I wish I had the uncluttered mind and unwavering innocence of my childhood. I want to take it like a quilt and wrap this adult mind in it, keeping out the chill of reality and age.
Somewhere along the line I have become a cynic and desensitized to so many things.
I wish I still left room for true compassion. I remember the first time I became aware of a homeless person. I was a child, still living in Trinidad, and the man lying on the sidewalk in dirty tattered clothes made me feel sad and a little bit afraid. I wondered if he had a family and why he lived on the street. None of those questions cross my mind anymore.
I wish more children were in love with reading as I was at their age. I have no patience for the distractions of the Wii and the internet and their packed daily schedules. I want to see them enthralled by Oliver Twist and Black Beauty and excited by encyclopaedias and afternoons spent in libraries. This adult me, wants the children of 2010 to be like those in the 1980s. Where life was slower and my imagination had enough places to bounce around in and the technologies of today just did not exist.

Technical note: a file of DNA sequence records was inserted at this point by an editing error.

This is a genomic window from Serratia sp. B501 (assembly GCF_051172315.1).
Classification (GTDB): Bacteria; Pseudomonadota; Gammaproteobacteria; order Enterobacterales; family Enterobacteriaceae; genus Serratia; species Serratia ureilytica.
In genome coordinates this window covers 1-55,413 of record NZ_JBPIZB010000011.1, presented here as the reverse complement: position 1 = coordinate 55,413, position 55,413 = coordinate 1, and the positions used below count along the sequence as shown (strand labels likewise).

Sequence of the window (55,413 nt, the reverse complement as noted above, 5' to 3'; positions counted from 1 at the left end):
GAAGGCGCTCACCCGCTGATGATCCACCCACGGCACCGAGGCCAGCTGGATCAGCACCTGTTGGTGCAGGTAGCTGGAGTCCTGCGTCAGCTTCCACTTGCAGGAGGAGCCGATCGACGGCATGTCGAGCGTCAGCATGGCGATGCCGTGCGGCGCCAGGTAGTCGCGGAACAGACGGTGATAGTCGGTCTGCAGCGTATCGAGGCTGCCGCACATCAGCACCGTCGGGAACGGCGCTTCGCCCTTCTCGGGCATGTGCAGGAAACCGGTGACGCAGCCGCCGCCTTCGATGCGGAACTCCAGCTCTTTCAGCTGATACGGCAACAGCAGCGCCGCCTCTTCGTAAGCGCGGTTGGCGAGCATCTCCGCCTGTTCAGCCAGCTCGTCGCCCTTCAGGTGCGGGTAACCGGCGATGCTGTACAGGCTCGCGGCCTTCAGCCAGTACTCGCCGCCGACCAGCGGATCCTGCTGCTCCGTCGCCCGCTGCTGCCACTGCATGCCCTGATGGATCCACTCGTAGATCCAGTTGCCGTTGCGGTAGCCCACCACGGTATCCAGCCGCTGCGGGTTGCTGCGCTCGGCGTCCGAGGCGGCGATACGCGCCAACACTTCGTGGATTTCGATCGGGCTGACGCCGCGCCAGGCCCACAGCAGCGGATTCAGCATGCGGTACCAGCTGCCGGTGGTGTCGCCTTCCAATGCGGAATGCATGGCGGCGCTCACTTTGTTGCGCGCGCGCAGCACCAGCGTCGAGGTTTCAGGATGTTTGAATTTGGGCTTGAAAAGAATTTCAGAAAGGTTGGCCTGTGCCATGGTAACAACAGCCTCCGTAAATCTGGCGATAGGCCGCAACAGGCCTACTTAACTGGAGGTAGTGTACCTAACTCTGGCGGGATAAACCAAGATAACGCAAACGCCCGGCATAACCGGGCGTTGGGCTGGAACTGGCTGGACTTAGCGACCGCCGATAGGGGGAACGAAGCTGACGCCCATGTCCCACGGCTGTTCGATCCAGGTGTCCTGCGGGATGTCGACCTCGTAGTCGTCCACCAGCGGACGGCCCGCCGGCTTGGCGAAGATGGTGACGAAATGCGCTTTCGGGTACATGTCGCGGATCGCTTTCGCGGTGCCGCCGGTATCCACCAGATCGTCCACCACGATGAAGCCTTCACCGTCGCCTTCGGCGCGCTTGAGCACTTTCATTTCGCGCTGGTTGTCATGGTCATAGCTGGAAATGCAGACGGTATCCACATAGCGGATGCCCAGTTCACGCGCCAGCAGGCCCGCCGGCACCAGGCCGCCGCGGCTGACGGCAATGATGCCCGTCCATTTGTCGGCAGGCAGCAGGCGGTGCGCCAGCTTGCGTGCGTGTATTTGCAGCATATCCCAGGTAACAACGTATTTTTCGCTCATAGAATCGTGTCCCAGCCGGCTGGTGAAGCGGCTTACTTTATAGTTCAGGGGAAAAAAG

I wish that being ‘ghetto’ was not marketed as a fashionable lifestyle. To me it is poverty and a state of being you aspire to come out of. But I rarely try to consider what it is like for those who have lived ‘it’ for so long that it is now a part of their psyche and heritage. It is easy to abhor because I do not understand it. It usually is when you are looking down from what you think is a great height.
But recently there has been a slow thawing of my adult heart. As I watched those bodies tumble into the mass graves after the earthquake in Haiti and read the stories of young soldiers who have died in Afghanistan, I felt something akin to deep sadness. I realised then that child in me is not completely lost. Why these things made her appear I may never know. But it made me yearn to hold on to her and start to look at the world with different eyes.
Maybe I am wishing for too much.